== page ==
You need to find the values of the stars before you can apply normal Sudoku rules.

The challenge is to find the values of the variables if you are to solve this Sudoku.

Solve the equations to identify the clue numbers in this Sudoku problem.

Four numbers on an intersection that need to be placed in the surrounding cells. That is all you need to know to solve this sudoku.

Advent Calendar 2011 - a mathematical activity for each day during the run-up to Christmas.

Try to solve this very difficult problem and then study our two suggested solutions. How would you use your knowledge to try to solve variants on the original problem?

You are given the Lowest Common Multiples of sets of digits. Find the digits and then solve the Sudoku.

This is a variation of sudoku which contains a set of special clue-numbers. Each set of 4 small digits stands for the numbers in the four cells of the grid adjacent to this set.

Find all the ways of placing the numbers 1 to 9 on a W shape, with 3 numbers on each leg, so that each set of 3 numbers has the same total.

Each of the main diagonals of this sudoku must contain the numbers 1 to 9 and each rectangle width the numbers 1 to 4.

Use the clues about the shaded areas to help solve this sudoku

Two sudokus in one. Challenge yourself to make the necessary connections.

A pair of Sudoku puzzles that together lead to a complete solution.

Each clue number in this sudoku is the product of the two numbers in adjacent cells.

A Latin square of order n is an array of n symbols in which each symbol occurs exactly once in each row and exactly once in each column.

Label the joints and legs of these graph theory caterpillars so that the vertex sums are all equal.

This Sudoku puzzle can be solved with the help of small clue-numbers on the border lines between pairs of neighbouring squares of the grid.

Pentagram Pylons - can you elegantly recreate them? Or, the European flag in LOGO - what poses the greater problem?

This second Sudoku article discusses "Corresponding Sudokus" which are pairs of Sudokus with terms that can be matched using a substitution rule.

Given the products of diagonally opposite cells - can you complete this Sudoku?

A Sudoku that uses transformations as supporting clues.

A cinema has 100 seats. Show how it is possible to sell exactly 100 tickets and take exactly £100 if the prices are £10 for adults, 50p for pensioners and 10p for children.

This pair of linked Sudokus matches letters with numbers and hides a seasonal greeting. Can you find it?

A pair of Sudokus with lots in common. In fact they are the same problem but rearranged. Can you find how they relate to solve them both?

Two sudokus in one. Challenge yourself to make the necessary connections.

The puzzle can be solved by finding the values of the unknown digits (all indicated by asterisks) in the squares of the $9\times9$ grid.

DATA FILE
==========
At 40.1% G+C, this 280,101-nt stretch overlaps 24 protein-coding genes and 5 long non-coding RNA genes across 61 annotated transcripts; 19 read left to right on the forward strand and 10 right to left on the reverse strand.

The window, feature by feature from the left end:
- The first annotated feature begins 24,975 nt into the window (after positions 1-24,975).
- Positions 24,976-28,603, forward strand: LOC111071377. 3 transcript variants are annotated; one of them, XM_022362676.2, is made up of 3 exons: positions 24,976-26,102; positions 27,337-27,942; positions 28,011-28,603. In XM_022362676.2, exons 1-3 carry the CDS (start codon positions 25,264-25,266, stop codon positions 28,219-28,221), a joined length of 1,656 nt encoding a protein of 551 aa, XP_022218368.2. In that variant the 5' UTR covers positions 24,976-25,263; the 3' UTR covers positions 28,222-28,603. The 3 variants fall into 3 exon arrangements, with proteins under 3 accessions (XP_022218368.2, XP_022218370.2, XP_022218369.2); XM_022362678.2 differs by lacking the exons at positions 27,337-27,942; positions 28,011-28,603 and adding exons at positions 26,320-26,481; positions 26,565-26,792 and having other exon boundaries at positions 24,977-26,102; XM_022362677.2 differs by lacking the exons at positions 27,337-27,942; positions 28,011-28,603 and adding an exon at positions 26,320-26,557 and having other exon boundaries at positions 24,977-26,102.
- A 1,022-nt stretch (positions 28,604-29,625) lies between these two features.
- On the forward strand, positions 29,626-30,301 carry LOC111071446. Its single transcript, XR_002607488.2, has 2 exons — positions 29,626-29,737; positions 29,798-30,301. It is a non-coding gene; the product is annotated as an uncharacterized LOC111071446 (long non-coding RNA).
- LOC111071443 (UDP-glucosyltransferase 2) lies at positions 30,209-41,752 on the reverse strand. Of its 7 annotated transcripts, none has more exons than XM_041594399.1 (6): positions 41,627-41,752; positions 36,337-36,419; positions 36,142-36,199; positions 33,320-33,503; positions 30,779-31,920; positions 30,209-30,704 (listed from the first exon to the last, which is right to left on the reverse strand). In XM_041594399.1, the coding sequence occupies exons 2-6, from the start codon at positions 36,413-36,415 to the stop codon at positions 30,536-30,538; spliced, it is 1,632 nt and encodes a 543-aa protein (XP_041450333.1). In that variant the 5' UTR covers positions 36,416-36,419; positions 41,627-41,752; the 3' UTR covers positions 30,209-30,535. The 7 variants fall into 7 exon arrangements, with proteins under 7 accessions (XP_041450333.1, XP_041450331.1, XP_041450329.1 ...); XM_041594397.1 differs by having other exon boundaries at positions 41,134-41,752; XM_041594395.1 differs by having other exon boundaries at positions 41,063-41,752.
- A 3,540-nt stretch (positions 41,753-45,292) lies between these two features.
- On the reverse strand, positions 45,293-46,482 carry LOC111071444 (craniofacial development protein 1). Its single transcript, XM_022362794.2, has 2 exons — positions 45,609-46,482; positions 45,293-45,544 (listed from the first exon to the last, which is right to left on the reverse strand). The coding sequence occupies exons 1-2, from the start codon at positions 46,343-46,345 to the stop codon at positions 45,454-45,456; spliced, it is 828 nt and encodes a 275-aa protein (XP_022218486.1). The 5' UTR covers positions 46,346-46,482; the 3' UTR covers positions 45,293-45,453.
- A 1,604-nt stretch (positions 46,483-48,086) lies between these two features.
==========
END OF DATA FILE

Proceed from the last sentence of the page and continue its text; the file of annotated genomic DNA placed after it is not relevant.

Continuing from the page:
This sudoku requires you to have "double vision" - two Sudoku's for the price of one

This Sudoku, based on differences. Using the one clue number can you find the solution?

The puzzle can be solved with the help of small clue-numbers which are either placed on the border lines between selected pairs of neighbouring squares of the grid or placed after slash marks on. . . .

Whenever a monkey has peaches, he always keeps a fraction of them each day, gives the rest away, and then eats one. How long could he make his peaches last for?

60 pieces and a challenge. What can you make and how many of the pieces can you use creating skeleton polyhedra?

Just four procedures were used to produce a design. How was it done? Can you be systematic and elegant so that someone can follow your logic?

Four small numbers give the clue to the contents of the four surrounding cells.

In this Sudoku, there are three coloured "islands" in the 9x9 grid. Within each "island" EVERY group of nine cells that form a 3x3 square must contain the numbers 1 through 9.

Problem solving is at the heart of the NRICH site. All the problems give learners opportunities to learn, develop or use mathematical concepts and skills. Read here for more information.

Can you arrange the numbers 1 to 17 in a row so that each adjacent pair adds up to a square number?

Here is a Sudoku with a difference! Use information about lowest common multiples to help you solve it.

Solve this Sudoku puzzle whose clues are in the form of sums of the numbers which should appear in diagonal opposite cells.

This article for teachers describes several games, found on the site, all of which have a related structure that can be used to develop the skills of strategic planning.

A particular technique for solving Sudoku puzzles, known as "naked pair", is explained in this easy-to-read article.

The NRICH team are always looking for new ways to engage teachers and pupils in problem solving. Here we explain the thinking behind maths trails.

A Sudoku based on clues that give the differences between adjacent cells.

We're excited about this new program for drawing beautiful mathematical designs. Can you work out how we made our first few pictures and, even better, share your most elegant solutions with us?